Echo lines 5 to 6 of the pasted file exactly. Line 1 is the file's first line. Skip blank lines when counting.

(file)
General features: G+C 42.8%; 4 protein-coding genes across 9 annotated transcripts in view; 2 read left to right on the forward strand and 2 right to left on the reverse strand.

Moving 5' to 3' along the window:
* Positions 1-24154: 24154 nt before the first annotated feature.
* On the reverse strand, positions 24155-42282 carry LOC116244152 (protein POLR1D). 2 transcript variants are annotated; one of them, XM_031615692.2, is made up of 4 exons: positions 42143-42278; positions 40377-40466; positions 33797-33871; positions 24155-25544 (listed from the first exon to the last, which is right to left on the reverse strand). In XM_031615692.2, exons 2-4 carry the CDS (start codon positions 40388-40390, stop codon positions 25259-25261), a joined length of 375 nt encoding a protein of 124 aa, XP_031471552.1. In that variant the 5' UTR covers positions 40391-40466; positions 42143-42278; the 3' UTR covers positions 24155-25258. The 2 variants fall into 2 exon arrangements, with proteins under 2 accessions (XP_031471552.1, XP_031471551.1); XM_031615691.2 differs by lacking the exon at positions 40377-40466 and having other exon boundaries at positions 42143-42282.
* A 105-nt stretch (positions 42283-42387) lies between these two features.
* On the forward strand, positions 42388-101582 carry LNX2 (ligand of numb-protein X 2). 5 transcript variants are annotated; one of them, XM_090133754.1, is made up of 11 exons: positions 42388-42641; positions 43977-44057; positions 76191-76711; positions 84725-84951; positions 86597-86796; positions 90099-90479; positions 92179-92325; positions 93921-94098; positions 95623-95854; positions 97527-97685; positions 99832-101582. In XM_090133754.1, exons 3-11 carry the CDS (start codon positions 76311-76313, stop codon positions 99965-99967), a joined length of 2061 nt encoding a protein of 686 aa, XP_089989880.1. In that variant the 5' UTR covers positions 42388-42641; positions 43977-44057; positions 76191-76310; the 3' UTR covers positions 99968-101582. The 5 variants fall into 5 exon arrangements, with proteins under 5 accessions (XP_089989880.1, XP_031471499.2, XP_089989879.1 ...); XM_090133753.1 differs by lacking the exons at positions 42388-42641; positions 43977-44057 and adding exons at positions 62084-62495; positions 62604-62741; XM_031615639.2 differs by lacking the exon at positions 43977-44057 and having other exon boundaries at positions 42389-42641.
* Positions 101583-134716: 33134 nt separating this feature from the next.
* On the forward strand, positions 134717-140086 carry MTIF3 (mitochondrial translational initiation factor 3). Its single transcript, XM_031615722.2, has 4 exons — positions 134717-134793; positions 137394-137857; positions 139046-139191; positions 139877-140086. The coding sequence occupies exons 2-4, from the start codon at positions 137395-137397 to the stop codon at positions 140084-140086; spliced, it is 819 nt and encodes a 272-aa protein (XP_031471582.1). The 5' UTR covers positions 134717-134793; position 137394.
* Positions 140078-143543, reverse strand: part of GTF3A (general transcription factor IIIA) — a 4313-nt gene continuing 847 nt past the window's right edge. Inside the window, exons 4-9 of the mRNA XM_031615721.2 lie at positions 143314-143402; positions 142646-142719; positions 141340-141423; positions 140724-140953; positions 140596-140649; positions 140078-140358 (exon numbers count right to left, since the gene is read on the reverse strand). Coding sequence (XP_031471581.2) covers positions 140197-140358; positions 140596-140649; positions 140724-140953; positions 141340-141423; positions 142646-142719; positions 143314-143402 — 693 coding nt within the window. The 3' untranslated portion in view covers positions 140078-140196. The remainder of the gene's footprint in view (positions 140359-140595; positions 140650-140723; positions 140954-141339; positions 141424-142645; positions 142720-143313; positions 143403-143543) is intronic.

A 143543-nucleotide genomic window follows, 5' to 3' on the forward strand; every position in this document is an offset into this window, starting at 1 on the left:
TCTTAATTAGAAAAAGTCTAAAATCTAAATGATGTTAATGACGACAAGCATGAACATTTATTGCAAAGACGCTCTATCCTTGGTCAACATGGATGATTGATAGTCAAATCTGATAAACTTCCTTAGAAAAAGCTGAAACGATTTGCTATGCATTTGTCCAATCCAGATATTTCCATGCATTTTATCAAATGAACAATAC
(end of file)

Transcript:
* A 105-nt stretch (positions 42283-42387) lies between these two features.
* On the forward strand, positions 42388-101582 carry LNX2 (ligand of numb-protein X 2). 5 transcript variants are annotated; one of them, XM_090133754.1, is made up of 11 exons: positions 42388-42641; positions 43977-44057; positions 76191-76711; positions 84725-84951; positions 86597-86796; positions 90099-90479; positions 92179-92325; positions 93921-94098; positions 95623-95854; positions 97527-97685; positions 99832-101582. In XM_090133754.1, exons 3-11 carry the CDS (start codon positions 76311-76313, stop codon positions 99965-99967), a joined length of 2061 nt encoding a protein of 686 aa, XP_089989880.1. In that variant the 5' UTR covers positions 42388-42641; positions 43977-44057; positions 76191-76310; the 3' UTR covers positions 99968-101582. The 5 variants fall into 5 exon arrangements, with proteins under 5 accessions (XP_089989880.1, XP_031471499.2, XP_089989879.1 ...); XM_090133753.1 differs by lacking the exons at positions 42388-42641; positions 43977-44057 and adding exons at positions 62084-62495; positions 62604-62741; XM_031615639.2 differs by lacking the exon at positions 43977-44057 and having other exon boundaries at positions 42389-42641.